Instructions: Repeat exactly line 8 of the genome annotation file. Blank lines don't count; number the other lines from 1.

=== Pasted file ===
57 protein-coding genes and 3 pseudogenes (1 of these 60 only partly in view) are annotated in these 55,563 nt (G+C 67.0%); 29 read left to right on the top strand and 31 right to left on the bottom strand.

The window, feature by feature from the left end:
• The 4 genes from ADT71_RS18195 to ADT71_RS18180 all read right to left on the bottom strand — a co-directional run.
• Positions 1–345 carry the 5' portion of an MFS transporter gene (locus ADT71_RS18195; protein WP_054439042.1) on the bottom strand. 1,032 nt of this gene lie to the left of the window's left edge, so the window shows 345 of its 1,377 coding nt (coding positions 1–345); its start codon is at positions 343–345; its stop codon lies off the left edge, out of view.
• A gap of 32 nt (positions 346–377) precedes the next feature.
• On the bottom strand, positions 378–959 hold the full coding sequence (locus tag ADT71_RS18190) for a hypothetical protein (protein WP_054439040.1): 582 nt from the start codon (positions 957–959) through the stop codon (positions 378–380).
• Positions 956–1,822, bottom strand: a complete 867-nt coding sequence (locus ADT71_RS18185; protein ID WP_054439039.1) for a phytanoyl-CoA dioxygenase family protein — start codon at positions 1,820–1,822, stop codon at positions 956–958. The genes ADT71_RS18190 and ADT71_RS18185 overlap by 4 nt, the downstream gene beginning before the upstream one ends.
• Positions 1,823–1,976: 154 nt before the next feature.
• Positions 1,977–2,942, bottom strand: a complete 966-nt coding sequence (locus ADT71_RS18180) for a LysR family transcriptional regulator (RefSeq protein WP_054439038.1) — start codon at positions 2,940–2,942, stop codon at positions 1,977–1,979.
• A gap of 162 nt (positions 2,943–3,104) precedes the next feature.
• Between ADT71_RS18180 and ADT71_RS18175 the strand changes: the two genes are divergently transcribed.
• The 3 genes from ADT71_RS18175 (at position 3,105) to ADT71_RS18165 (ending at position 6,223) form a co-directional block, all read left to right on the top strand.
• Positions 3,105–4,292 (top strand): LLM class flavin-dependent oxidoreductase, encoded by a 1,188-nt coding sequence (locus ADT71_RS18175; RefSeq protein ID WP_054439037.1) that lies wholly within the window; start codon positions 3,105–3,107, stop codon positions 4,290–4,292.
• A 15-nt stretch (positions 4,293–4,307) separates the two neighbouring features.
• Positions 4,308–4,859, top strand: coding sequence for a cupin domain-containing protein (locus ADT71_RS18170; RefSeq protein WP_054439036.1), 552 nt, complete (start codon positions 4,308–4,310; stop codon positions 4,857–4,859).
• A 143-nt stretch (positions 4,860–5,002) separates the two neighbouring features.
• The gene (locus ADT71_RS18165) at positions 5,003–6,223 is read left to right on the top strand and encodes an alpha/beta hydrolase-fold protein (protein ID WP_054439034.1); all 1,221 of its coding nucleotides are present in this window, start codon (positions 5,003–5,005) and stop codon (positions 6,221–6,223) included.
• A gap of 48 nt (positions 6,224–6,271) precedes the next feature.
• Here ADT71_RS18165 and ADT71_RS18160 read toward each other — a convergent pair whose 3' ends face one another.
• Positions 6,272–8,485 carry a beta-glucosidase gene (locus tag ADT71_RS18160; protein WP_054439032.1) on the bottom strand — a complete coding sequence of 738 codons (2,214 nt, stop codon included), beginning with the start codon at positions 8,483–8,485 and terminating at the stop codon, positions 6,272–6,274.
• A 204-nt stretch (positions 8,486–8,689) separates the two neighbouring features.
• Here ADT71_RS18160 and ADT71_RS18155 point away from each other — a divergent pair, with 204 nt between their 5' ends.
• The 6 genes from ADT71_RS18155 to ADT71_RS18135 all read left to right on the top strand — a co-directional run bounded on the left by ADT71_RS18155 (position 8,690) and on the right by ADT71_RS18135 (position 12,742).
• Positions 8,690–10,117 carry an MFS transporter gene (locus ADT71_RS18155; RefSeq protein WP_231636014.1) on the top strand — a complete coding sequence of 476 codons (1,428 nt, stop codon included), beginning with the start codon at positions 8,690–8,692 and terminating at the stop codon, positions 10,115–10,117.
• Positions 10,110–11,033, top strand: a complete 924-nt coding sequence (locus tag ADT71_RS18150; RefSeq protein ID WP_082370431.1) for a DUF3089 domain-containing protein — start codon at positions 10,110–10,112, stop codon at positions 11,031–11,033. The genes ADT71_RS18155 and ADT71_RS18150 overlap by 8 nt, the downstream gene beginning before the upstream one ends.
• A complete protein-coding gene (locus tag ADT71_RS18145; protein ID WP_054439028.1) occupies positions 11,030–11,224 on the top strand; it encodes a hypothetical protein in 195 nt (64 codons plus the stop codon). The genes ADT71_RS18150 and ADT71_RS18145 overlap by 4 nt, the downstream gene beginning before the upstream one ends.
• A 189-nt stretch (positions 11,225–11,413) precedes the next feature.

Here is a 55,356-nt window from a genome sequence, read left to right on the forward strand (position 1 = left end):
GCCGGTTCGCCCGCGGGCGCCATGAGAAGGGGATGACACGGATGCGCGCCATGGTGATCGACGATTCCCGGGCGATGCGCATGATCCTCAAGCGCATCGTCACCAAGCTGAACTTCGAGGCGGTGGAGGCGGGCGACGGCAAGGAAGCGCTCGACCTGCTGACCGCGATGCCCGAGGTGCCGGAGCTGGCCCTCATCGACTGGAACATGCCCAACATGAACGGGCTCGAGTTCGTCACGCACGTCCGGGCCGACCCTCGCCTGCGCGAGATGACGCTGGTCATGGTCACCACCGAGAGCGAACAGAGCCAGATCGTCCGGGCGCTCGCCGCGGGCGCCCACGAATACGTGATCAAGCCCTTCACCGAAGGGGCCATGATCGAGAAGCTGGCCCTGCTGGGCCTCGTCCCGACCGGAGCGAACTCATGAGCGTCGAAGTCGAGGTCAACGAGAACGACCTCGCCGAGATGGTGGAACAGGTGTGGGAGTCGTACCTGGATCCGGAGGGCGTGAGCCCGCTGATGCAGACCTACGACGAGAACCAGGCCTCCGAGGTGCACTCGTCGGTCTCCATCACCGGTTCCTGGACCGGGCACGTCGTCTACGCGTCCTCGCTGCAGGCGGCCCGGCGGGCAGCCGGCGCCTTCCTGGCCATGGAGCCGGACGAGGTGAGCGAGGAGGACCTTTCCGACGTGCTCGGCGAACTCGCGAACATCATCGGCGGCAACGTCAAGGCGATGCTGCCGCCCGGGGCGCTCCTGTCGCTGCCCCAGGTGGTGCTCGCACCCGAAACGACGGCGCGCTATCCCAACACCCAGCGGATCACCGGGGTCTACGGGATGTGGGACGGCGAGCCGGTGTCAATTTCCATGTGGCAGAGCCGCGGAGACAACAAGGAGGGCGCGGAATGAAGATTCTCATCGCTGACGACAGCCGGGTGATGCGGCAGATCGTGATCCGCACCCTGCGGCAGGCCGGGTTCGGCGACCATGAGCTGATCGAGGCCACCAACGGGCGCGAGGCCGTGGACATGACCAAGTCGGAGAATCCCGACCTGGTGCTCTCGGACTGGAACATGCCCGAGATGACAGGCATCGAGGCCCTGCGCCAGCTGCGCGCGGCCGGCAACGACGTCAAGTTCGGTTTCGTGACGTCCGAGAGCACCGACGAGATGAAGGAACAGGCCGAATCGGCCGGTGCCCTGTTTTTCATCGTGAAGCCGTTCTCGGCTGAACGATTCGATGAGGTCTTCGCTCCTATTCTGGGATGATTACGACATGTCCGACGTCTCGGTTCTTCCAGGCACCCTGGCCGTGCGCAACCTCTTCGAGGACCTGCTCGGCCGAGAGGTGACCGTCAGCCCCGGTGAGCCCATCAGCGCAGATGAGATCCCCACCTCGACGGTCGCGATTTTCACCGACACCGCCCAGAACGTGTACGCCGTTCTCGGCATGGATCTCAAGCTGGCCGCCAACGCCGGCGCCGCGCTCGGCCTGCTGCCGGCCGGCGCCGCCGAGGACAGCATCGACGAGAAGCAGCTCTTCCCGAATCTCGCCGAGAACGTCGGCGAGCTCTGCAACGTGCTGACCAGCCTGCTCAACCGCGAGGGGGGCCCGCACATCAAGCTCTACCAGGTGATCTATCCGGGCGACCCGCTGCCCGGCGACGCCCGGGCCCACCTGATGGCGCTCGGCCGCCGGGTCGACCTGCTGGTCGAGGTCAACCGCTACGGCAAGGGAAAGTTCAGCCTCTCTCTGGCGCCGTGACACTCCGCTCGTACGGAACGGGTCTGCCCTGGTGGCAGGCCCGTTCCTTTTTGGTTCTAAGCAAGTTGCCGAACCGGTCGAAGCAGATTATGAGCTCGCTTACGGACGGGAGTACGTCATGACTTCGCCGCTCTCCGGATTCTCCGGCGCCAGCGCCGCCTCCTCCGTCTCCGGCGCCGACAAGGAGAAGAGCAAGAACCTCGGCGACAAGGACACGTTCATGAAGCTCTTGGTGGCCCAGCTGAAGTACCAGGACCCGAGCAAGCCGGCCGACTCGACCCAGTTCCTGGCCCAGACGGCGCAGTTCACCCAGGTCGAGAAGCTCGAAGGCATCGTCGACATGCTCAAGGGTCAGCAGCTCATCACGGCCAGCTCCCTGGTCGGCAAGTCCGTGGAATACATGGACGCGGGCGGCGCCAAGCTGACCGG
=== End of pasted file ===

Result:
• Positions 1,823–1,976: 154 nt before the next feature.